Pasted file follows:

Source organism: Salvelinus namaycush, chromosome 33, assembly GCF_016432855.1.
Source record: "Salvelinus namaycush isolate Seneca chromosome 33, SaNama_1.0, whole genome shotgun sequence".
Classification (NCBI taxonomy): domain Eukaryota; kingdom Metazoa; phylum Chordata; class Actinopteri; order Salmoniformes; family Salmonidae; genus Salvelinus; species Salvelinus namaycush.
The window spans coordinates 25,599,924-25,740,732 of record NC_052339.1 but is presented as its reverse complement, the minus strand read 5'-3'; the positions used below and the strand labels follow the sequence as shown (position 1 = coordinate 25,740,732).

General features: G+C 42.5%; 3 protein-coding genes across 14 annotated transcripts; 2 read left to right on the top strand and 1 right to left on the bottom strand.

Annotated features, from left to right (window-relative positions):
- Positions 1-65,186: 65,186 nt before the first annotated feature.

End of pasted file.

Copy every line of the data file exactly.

Source organism: Salvelinus namaycush, chromosome 33, assembly GCF_016432855.1.
Source record: "Salvelinus namaycush isolate Seneca chromosome 33, SaNama_1.0, whole genome shotgun sequence".
Classification (NCBI taxonomy): domain Eukaryota; kingdom Metazoa; phylum Chordata; class Actinopteri; order Salmoniformes; family Salmonidae; genus Salvelinus; species Salvelinus namaycush.
The window spans coordinates 25,599,924-25,740,732 of record NC_052339.1 but is presented as its reverse complement, the minus strand read 5'-3'; the positions used below and the strand labels follow the sequence as shown (position 1 = coordinate 25,740,732).

General features: G+C 42.5%; 3 protein-coding genes across 14 annotated transcripts; 2 read left to right on the top strand and 1 right to left on the bottom strand.

Annotated features, from left to right (window-relative positions):
- Positions 1-65,186: 65,186 nt before the first annotated feature.